“That be­ing the fact of the case, it is Iraq which was on the verge of be­ing trans­formed into a failed state suf­fer­ing from ram­pant cor­rup­tion, poor pub­lic ser­vices and spread of unem­ploy­ment.

“Con­se­quently, the Iraqis re­volted against the Ira­nian in­flu­ence and the mili­tias and the par­ties which are loyal to for­eign in­flu­ence. Given the above, and as a sym­bol of this the crowd set fire to the Ira­nian con­sulate and the head­quar­ters of the pro-Tehran par­ties.

“In spite of the above, the Ira­nian me­dia are try­ing, su­per­fi­cially and naively, to con­vince the masses that those who burned their con­sulate in Basra are agents of Amer­i­can in­tel­li­gence, ig­nor­ing the fact that the Iraqis still har­bor grudge against the Ira­nian regime.”

Also:

“Ye­men still suf­fers and the Houthis are still in­volved in de­stroy­ing and shelling the coun­try and spilling the blood of in­no­cent peo­ple in a coun­try which was once called the oa­sis of Ara­bism, po­etry and art,” colum­nist and at­tor­ney Riyadh Al-Sane’a wrote for An­na­har daily.

“Ev­ery­body knows that the prob­lems of the Ye­me­nis prior to the fab­ri­cated Houthi cri­sis, dur­ing which this coun­try suf­fered from a cri­sis which lasted longer un­til it spread poverty got bogged down in strug­gles due to bad rule, the ab­sence of the law and vi­o­la­tions of the hu­man rights.

“In this con­text, we say in the wake of the pop­u­lar in­tifadas (up­ris­ings) which cov­ered the Arab world, the Ye­me­nis in turn protested against the regime of the then pres­i­dent Ali Ab­dul­lah Saleh who was re­luc­tant to give up his chair and was sub­se­quently killed on Dec 4, 2017.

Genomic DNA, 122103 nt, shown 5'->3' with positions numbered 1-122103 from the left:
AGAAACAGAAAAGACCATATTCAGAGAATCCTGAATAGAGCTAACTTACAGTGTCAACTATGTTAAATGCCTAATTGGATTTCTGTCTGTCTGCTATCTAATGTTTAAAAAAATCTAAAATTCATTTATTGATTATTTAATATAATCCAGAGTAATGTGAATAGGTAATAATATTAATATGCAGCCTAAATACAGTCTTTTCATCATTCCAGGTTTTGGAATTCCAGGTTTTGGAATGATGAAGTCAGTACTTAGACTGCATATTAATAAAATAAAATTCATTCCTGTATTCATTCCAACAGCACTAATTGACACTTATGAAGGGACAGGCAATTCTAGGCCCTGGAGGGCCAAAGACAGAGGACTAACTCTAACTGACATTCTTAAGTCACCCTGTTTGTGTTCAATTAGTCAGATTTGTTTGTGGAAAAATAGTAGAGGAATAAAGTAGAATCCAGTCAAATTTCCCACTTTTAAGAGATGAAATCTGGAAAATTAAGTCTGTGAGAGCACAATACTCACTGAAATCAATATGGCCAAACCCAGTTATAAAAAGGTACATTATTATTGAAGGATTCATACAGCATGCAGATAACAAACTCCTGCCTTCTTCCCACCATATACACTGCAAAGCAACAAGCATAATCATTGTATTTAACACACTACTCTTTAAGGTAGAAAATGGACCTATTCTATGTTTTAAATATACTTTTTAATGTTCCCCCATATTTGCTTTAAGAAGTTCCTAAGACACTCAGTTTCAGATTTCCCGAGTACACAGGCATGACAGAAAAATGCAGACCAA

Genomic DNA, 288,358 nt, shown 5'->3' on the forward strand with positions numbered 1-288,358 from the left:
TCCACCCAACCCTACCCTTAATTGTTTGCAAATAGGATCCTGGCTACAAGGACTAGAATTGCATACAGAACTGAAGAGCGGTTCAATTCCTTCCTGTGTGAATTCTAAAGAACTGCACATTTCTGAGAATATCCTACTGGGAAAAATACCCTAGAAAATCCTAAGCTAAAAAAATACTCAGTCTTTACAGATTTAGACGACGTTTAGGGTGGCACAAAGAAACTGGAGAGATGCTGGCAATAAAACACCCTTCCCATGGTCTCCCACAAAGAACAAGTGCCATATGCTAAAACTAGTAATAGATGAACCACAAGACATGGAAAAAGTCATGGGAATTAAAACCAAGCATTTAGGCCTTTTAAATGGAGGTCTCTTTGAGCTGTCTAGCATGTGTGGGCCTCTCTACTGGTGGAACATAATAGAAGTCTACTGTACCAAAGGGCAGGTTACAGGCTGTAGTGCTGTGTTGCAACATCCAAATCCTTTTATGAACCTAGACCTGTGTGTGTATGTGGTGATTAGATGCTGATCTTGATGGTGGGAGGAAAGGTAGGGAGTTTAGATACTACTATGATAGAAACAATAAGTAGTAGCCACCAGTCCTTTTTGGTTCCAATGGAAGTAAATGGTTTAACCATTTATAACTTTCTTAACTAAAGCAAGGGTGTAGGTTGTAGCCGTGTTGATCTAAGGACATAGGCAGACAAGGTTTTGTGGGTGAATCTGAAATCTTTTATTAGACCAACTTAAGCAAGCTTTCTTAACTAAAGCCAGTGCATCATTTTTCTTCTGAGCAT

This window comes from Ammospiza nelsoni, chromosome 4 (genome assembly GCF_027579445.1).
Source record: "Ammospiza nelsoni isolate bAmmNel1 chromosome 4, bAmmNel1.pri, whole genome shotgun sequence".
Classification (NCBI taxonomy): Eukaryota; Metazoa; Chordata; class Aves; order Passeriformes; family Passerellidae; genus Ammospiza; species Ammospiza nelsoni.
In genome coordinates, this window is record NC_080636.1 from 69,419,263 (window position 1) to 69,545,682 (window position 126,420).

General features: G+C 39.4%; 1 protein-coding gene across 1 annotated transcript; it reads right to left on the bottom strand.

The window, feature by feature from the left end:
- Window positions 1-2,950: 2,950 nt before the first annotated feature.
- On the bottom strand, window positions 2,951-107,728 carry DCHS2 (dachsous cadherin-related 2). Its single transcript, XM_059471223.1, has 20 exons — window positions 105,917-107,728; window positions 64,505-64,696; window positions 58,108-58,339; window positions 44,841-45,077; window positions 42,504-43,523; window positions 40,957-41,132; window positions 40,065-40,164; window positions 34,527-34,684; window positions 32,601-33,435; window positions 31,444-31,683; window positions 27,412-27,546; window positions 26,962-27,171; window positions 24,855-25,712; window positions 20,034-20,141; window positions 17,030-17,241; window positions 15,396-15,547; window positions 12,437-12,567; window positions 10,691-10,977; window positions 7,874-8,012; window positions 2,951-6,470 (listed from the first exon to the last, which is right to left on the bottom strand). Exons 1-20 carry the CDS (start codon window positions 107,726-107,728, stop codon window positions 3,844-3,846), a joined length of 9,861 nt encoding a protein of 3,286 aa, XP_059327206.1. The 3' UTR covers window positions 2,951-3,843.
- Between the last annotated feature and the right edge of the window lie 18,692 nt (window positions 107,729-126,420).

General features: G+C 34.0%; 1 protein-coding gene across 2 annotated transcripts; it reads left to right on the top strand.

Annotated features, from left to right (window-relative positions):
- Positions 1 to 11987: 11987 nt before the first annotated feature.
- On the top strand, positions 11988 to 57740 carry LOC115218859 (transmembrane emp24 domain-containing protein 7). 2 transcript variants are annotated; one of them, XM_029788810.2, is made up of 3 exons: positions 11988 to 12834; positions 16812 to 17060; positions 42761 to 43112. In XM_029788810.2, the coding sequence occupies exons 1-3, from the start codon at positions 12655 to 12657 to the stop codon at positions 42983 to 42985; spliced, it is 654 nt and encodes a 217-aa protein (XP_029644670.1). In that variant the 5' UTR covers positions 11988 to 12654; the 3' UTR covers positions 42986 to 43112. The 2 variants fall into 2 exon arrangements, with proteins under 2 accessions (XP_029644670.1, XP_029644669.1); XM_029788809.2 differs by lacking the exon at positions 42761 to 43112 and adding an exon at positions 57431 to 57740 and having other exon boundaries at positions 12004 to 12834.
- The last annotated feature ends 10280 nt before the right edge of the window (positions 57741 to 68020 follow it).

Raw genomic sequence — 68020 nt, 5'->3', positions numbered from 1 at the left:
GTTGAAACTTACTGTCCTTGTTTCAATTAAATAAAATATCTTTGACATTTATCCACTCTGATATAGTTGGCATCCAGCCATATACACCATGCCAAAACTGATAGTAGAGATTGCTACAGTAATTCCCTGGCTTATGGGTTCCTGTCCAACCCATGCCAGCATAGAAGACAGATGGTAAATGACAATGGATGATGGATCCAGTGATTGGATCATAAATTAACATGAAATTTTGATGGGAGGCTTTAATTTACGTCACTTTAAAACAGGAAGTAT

“But the sit­u­a­tion did not sta­bi­lize dur­ing the reign of the new pres­i­dent there were street protests and the pro­tes­tors got all sup­port from Iran.

“In other words, at the time when the Ye­meni pop­u­lar re­volt man­aged to achieve its de­mands, the Ye­meni street got bogged down in sec­tar­ian protests and the lat­ter ex­ploited its coali­tion with the de­posed pres­i­dent (Ali Ab­dul­lah Saleh) as well as a group of tribes whose men were loyal to him in ad­di­tion to the bases of his party for ag­i­tate a war which till date con­tin­ues to rage.

“It is need­less to say this war has achieved noth­ing ex­cept for the cre­ation of a state of tur­moil in ad­di­tion to curb­ing of the role of the state and its in­sti­tu­tions. In other words, the war in Ye­men is full of usual fluc­tu­a­tions of coali­tions and this shall make the pre­dic­tion to­wards what will hap­pen in this coun­try in fu­ture very dif­fi­cult.

“As a mat­ter of fact, Ye­men is di­vided be­tween the ar­eas which are cur­rently sub­jected to the con­trol of gov­ern­ment troops and those who are sub­jected to other armed fac­tions. This di­vi­sion is gov­erned by tribal and re­li­gious bonds, but the lat­ter don’t nec­es­sar­ily keep in line with the front­lines and this shall make the points of in­ter­ests too com­pli­cated.

“In other words, as long as there is a will to still re­main close to the in­ter­na­tional pow­ers which are in­volved na­tional and lo­cal af­fairs, it will be ex­tremely dif­fi­cult to har­vest a good out­come and this is ap­pli­ca­ble to the agree­ments that might be dic­tated by cer­tain cir­cum­stances as well as those which may be con­cluded on a daily ba­sis.”